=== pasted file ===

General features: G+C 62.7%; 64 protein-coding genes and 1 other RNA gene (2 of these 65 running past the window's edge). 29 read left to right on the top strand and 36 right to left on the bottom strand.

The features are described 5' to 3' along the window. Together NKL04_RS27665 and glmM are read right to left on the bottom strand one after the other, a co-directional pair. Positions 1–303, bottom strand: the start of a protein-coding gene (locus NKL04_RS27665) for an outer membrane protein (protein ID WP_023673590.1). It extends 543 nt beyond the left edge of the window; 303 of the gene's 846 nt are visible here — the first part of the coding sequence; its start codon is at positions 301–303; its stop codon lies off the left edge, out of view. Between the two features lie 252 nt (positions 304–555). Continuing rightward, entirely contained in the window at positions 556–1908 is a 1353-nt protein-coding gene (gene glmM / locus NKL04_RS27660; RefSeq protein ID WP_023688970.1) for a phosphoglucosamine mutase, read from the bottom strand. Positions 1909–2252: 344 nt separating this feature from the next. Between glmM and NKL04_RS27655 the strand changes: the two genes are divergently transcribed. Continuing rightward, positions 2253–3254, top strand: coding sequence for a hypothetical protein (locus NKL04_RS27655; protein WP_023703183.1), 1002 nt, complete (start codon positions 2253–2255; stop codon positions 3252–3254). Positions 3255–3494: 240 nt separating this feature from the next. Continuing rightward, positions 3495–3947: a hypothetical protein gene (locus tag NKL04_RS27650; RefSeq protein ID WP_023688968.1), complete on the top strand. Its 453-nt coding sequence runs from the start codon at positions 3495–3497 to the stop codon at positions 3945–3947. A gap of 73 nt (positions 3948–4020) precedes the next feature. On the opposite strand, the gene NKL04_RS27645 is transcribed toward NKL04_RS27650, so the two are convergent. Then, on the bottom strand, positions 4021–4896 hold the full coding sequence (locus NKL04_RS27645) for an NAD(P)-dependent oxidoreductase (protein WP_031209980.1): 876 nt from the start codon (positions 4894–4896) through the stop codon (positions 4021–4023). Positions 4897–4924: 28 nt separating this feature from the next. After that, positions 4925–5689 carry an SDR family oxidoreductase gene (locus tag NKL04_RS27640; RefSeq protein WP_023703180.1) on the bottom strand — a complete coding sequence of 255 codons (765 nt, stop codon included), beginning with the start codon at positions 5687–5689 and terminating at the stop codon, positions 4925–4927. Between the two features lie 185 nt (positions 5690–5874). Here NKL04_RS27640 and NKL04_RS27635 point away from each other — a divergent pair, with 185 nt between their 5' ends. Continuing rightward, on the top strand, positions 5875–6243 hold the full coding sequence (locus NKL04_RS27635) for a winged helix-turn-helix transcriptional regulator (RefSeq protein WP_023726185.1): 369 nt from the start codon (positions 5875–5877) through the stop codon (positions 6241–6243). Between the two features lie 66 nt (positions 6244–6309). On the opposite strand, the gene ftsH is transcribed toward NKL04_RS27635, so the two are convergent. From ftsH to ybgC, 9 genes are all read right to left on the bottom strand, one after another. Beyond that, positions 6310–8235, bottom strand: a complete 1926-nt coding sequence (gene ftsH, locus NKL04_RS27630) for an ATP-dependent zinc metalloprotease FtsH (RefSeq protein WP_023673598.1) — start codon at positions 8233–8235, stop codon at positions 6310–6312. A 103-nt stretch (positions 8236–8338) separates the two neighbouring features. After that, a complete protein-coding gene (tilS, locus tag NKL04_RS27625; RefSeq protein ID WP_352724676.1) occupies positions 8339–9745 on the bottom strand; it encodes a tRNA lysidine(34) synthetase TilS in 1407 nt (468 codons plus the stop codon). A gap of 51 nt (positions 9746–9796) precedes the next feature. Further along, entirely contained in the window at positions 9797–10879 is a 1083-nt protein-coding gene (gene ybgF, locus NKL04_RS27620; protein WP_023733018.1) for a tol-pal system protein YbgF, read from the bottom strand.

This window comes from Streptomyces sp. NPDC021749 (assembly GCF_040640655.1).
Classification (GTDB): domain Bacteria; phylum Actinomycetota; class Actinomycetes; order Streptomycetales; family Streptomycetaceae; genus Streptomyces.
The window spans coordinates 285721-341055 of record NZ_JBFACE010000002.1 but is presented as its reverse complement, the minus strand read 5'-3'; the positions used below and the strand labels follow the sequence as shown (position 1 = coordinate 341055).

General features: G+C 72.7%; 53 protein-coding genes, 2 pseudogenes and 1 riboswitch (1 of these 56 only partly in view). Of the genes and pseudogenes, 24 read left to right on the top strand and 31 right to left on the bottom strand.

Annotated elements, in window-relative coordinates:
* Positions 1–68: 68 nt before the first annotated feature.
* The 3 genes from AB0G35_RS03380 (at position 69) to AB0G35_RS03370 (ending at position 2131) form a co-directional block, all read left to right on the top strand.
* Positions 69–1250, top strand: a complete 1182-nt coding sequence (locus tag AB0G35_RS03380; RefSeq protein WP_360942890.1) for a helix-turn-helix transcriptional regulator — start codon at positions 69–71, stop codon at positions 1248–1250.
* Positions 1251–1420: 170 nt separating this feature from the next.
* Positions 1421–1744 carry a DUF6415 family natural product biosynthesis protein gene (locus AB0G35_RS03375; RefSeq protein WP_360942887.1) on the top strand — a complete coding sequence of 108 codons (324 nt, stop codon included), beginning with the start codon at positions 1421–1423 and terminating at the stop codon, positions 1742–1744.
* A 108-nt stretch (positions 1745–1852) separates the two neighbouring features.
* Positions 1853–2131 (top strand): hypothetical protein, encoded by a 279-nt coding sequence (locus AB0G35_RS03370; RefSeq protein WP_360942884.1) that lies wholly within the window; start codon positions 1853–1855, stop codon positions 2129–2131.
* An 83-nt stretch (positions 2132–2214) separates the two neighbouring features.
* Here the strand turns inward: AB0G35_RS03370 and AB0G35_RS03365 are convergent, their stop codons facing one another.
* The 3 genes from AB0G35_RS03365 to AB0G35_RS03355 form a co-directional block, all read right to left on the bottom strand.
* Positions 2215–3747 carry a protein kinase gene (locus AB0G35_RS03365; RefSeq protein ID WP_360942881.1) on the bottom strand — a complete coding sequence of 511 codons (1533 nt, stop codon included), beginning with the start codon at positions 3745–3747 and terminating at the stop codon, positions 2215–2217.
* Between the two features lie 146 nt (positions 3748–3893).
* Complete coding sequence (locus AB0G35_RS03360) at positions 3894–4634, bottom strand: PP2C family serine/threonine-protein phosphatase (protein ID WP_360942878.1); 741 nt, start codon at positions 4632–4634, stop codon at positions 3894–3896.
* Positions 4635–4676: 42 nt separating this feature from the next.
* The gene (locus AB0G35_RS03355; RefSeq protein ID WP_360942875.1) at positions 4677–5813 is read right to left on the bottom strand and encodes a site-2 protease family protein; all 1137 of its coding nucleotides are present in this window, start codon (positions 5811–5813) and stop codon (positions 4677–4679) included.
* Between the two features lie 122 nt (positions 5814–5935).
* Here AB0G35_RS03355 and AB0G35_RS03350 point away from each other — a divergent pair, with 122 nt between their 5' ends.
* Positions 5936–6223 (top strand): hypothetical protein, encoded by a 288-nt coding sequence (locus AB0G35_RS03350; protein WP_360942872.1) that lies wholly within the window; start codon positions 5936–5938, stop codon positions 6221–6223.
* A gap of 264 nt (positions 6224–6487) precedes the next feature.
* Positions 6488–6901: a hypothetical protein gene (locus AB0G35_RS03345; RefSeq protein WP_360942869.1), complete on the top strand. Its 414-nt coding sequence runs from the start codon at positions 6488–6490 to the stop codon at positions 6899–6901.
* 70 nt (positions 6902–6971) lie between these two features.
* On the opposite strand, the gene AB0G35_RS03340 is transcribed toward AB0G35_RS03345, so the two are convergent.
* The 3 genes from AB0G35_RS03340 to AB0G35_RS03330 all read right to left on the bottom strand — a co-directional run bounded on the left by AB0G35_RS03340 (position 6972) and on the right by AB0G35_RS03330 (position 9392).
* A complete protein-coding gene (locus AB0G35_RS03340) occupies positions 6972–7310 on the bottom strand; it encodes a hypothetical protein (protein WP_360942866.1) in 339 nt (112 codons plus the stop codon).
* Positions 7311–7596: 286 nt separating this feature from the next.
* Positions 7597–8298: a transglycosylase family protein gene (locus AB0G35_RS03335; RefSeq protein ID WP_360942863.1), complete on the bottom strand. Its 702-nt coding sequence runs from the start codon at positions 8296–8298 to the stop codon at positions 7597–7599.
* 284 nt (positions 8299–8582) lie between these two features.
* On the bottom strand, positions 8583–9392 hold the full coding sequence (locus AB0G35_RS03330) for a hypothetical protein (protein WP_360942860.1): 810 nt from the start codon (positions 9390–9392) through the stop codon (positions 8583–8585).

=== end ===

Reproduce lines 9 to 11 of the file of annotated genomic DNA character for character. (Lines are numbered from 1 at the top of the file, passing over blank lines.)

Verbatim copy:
* The 3 genes from AB0G35_RS03380 (at position 69) to AB0G35_RS03370 (ending at position 2131) form a co-directional block, all read left to right on the top strand.
* Positions 69–1250, top strand: a complete 1182-nt coding sequence (locus tag AB0G35_RS03380; RefSeq protein WP_360942890.1) for a helix-turn-helix transcriptional regulator — start codon at positions 69–71, stop codon at positions 1248–1250.
* Positions 1251–1420: 170 nt separating this feature from the next.